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Southwest Indian Mojave Pottery and Fine Art
The land of the Mojave, the most northern of the Yuman tribes, stretched from Black Canyon to the Picacho Mountains below today’s Parker Dam (on the California and Arizona state border), straddling the Colorado River.
In the 16th Century, the time the Spanish arrived in the territory, the Mojaves were the largest concentration of people in the Southwest. The people who made up the Mojave Tribe lived in three groups:
- northern Matha lyathum lived from Black Canyon to the Mojave Valley
- central Hutto-pah inhabited the central Mojave Valley
- territory of the southern Kavi lyathum extended from the Mojave Valley to below Needles Peaks
The Mojaves live within a clan system that was given to them in First Time by Mastamho. They were named for things above the Earth—the sun, clouds and birds—and for things of the Earth and below the Earth. Mastamho gave the Mojaves 22 patrilinear clans (today that number is reduced to 18), and the children took the name of their father’s clan, though only women used the clan name.
A hereditary chief, called the aha macav pina ta’ahon, along with leaders from the three regional groups of the Mojave, governed the people, but only with their continued support and approval.
For the Aha Macav, the river was the center of existence. They practiced a dry farming method, relying on the regular overflow of the Colorado River to irrigate crops planted along the banks. Preparation was painstaking; trees were felled, brush cleared. After planting, there was constant weeding and watching for pests. They supplemented this with wild seeds and roots, especially mesquite beans, game and fish taken from the river with traps and nets.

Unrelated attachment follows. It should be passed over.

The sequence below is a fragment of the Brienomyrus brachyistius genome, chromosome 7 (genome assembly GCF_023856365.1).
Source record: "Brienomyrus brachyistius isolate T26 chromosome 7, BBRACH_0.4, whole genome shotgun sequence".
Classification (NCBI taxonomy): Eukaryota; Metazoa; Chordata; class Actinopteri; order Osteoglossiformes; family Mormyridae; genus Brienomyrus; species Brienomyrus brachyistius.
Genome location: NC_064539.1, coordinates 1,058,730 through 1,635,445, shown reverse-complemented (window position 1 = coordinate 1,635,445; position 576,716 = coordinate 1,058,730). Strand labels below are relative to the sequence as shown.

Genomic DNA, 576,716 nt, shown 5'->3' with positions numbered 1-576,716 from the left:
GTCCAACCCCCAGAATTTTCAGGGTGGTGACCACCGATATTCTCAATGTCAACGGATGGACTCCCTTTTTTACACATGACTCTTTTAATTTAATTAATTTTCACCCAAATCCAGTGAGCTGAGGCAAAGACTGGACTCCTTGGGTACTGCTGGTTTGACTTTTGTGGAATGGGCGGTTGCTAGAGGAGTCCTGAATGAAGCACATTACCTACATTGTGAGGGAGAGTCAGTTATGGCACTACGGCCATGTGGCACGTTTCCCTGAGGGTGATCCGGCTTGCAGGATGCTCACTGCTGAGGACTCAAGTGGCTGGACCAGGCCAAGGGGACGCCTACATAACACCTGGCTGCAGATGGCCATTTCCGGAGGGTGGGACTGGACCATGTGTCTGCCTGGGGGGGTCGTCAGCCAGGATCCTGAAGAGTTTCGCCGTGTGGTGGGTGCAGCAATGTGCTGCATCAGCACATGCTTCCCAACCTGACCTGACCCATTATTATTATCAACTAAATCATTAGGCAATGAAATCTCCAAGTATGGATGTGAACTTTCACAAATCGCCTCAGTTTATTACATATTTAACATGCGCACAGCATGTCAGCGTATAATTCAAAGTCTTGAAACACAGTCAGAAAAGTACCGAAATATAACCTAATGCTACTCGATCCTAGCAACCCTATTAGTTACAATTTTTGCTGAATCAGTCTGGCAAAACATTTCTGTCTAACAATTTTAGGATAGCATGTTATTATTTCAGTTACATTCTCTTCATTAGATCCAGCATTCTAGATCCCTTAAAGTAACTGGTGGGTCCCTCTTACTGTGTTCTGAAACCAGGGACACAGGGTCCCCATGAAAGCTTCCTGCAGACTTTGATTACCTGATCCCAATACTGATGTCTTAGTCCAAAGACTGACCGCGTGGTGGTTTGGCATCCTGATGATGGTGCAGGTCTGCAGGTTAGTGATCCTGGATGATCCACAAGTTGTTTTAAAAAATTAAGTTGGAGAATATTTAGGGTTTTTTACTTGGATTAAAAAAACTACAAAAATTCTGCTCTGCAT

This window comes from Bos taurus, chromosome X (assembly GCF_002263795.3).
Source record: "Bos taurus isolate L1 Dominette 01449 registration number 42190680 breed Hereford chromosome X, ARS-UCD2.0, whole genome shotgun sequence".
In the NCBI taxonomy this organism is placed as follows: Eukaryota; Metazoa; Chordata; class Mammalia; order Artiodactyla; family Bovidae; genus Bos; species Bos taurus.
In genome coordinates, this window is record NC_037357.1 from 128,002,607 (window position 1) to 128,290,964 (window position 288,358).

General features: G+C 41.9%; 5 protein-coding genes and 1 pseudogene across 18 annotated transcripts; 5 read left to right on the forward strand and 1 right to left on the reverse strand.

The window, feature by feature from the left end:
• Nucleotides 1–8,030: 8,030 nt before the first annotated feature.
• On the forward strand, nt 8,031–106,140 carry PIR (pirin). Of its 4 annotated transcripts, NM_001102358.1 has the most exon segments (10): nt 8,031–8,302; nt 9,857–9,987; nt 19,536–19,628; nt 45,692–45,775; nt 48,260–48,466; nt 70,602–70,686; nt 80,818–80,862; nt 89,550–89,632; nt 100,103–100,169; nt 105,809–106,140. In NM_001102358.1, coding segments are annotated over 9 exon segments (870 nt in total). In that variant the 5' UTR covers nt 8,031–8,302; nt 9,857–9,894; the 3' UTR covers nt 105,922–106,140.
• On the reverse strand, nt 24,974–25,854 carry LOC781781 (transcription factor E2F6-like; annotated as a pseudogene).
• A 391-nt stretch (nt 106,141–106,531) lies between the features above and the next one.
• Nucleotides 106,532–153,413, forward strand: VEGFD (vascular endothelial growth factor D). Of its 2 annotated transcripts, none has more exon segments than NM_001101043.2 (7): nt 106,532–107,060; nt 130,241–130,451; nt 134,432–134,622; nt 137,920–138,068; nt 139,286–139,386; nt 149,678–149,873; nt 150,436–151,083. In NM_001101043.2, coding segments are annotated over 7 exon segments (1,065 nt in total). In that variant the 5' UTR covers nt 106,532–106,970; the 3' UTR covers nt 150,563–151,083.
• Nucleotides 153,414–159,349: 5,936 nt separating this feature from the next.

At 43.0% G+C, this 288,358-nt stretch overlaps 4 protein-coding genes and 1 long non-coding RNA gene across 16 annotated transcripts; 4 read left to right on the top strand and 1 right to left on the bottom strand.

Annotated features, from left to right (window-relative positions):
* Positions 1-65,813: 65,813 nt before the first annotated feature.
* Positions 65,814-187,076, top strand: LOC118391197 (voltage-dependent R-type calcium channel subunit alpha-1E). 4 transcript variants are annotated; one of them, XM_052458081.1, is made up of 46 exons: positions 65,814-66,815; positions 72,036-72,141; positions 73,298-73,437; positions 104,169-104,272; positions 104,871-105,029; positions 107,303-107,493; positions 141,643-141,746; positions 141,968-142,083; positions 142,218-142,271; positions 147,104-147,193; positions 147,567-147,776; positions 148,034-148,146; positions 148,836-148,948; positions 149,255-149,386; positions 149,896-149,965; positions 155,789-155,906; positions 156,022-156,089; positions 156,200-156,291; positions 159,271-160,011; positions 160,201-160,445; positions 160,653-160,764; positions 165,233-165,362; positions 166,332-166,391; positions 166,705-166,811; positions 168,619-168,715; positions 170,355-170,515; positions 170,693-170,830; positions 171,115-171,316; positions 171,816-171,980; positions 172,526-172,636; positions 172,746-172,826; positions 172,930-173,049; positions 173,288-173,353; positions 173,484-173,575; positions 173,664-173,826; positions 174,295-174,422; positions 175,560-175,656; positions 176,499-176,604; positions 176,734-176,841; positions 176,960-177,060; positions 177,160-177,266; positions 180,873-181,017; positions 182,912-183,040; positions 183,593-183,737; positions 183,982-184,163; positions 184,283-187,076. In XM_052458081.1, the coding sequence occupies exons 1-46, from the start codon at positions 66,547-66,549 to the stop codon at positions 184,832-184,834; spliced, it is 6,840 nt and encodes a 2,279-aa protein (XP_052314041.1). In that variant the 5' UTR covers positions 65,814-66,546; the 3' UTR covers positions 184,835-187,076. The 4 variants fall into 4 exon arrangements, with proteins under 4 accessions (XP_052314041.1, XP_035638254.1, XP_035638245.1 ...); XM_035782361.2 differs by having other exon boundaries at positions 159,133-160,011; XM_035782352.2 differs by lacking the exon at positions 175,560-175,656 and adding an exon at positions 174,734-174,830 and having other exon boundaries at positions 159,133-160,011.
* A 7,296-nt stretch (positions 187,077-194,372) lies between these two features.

The Mojave could be a fierce people willing to protect their land, and willing to venture far from it. They traveled to the Pacific Coast, becoming proficient traders. They exchanged with coastal tribes surplus crops for goods they desired and valued, such as shells. And back along the banks of the river, they made pottery from sedimentary clay and crushed sandstone. The material was coiled into shape, dried, painted and fired in either open pits or rudimentary kilns. They created pots, bowls, ladles and dishes decorated with geometric designs. And the women took the crafts further by making unique pottery dolls for the children, dressing and decorating them like people, complete with human hair. The art of tattoo was important to the Mojave. They tattooed their faces with lines and dots—a cosmetic and fashionable practice.
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